Antigone’s Box

A good friend of mine once told me about how he thinks other people view the world. He sees people constructing boxes around themselves that are given any number of labels–“Christian”, “Buddhist”, “Atheist”, “Male”, “Female”, “Homosexual”, etc., in which we place ourselves and other people. We like to think that by being in our little box we are in an exclusive club of sorts, and others who are in different boxes should either stay put in those boxes and get away from us (especially if that box happens to fall within the realm of social undesirability), or should be forced to leave their box and conform to ours.

We do tend to categorize other people, don’t we? We even do it to non-human entities and ideas as well. But why are we like this? I can easily see how this urge to categorize arose through our evolutionary descent–those who were quicker to put predators in the “danger” category were more likely to survive. It also allows us to make swift judgments about particular circumstances without giving it too much thought. But could this categorization be the downfall of society?

I think I’m beginning to sound a bit too hipster for my liking, so let’s get back to Antigone’s Claim. How do we categorize Antigone? One of the core topics of the book is that we can’t simply dump her into easily recognizable categories. Is she a woman? Is she a man? Both? Neither? The more we try to define her, the more undefinable she becomes.

That, I believe, is one of the great terrors of humankind: the inability to easily put people into familiar categories. The inability to judge leaves us helpless.

One final point to mention: I find it slightly humourous that we’re even discussing the fact that people don’t always fall into categories! Isn’t it obvious that this is the case? I know for a fact that most of us say that we are all “special” and that we need to emphasize “individuality”, and yet go on to continue to stereotype, generalize and categorize. Hypocrisy of the highest calibre.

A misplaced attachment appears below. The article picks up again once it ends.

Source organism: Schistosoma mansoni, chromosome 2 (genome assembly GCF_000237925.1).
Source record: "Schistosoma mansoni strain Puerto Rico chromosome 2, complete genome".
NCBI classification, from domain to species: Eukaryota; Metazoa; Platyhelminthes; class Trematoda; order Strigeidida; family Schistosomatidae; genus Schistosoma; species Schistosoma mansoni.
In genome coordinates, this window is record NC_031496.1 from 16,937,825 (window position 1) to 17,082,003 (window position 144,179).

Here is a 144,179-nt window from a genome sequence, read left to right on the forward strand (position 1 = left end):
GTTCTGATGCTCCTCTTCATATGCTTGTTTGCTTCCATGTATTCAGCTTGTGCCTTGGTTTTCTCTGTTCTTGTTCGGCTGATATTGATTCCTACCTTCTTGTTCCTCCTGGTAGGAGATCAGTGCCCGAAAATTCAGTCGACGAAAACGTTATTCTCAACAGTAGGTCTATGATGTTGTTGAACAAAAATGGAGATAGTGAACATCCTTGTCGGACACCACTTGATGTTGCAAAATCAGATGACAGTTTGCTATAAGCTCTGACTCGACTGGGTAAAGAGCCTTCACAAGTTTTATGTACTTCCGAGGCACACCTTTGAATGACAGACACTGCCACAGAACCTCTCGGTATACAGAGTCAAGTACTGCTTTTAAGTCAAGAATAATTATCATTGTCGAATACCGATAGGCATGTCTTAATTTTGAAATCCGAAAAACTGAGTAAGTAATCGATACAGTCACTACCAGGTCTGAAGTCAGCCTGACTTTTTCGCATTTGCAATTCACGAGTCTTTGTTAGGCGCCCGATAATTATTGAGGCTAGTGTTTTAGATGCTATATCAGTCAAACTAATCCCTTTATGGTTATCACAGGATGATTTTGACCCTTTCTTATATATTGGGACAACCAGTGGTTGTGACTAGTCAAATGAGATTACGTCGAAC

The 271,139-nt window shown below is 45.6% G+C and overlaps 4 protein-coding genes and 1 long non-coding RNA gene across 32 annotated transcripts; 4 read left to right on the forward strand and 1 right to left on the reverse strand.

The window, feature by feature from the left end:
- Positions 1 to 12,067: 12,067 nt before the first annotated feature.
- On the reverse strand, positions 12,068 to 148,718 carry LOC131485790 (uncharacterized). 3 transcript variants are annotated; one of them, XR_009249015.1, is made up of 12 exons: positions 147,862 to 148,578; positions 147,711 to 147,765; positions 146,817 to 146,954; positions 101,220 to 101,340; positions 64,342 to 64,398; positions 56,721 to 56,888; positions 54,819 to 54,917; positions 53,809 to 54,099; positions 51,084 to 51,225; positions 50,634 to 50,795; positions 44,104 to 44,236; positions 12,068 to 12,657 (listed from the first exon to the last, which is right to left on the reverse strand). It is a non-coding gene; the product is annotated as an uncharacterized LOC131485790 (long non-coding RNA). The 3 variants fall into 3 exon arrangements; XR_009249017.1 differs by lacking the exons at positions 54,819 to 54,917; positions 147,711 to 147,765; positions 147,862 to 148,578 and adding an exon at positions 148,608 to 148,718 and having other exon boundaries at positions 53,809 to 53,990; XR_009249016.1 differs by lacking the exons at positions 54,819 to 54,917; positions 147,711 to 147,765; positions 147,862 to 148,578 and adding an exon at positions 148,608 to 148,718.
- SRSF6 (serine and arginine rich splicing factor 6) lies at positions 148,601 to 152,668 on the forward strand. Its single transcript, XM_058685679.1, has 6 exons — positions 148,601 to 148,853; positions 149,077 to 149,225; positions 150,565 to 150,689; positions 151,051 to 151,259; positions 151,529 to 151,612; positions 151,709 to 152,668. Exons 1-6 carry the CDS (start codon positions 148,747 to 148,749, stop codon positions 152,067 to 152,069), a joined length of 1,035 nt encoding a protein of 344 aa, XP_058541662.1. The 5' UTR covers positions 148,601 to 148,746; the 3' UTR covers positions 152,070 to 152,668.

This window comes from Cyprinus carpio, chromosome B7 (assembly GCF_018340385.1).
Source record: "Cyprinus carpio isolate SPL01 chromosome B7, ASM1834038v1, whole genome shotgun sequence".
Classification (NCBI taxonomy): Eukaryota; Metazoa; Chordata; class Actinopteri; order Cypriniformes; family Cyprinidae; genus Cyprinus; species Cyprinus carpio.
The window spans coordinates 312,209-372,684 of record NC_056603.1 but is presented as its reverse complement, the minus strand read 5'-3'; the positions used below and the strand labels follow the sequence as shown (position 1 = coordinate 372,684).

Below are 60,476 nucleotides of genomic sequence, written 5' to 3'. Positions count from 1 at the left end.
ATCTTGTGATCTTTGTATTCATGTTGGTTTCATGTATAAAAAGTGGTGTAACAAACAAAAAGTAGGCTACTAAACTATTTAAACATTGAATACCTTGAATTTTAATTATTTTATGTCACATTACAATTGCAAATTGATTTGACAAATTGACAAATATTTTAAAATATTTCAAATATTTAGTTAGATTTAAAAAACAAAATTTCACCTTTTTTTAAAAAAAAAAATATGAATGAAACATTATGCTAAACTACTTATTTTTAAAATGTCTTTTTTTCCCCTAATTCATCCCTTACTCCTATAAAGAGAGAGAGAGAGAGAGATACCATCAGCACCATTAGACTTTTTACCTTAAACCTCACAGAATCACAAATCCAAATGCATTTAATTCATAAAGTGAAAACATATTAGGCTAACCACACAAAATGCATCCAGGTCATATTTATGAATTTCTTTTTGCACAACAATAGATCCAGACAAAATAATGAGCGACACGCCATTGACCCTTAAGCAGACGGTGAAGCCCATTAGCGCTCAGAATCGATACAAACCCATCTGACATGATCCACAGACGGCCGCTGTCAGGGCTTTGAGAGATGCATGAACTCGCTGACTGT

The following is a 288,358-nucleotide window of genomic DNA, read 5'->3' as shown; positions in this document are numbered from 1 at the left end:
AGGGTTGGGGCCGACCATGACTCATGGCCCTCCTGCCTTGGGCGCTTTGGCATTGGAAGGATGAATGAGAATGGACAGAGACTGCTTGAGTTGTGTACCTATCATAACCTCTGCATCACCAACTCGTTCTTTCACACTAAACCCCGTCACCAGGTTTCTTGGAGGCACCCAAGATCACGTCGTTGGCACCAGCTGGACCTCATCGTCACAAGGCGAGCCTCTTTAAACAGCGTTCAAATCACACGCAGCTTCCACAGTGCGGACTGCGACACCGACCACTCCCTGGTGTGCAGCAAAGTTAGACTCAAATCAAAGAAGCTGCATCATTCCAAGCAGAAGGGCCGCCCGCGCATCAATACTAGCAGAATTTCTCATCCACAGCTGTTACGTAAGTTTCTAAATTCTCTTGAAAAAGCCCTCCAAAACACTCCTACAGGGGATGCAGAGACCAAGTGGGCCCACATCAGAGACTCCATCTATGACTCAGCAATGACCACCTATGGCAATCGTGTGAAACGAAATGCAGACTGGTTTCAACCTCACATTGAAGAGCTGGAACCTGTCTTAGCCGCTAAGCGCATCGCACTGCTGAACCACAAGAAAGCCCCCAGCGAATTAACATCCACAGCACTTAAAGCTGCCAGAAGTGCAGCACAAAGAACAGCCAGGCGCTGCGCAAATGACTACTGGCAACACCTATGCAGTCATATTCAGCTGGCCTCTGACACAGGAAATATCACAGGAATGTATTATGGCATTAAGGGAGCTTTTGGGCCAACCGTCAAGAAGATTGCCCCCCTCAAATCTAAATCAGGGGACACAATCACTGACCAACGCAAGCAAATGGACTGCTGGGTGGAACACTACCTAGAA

Much love,

Brendan

One Comment

  1. Excellent thoughts here, Brendan. I agree that there are probably benefits to putting things into categories, at least to some extent, and it does seem to be something we tend to do regularly. I don’t know if it’s thereby natural, though, since it may be a behaviour we learn through our upbringing. But still, it’s useful generally for thinking about the world.

    But yes, it can be harmful when we do it to people, who should be able to define themselves. And good point that we both talk about individualism and also reject it in this way. If someone were truly individual in the sense of not fitting into any categories, they would likely NOT be celebrated in their individuality.

    I was talking to one of the other students in the class the other day, and we were also remarking how people, even when departing from norms, sometimes (often?) try to define ourselves as part of a group, no matter how small. Maybe we feel the need to belong in some way at the same time as we want to be ourselves? Well, this is all rather speculative, but interesting to consider, I think.

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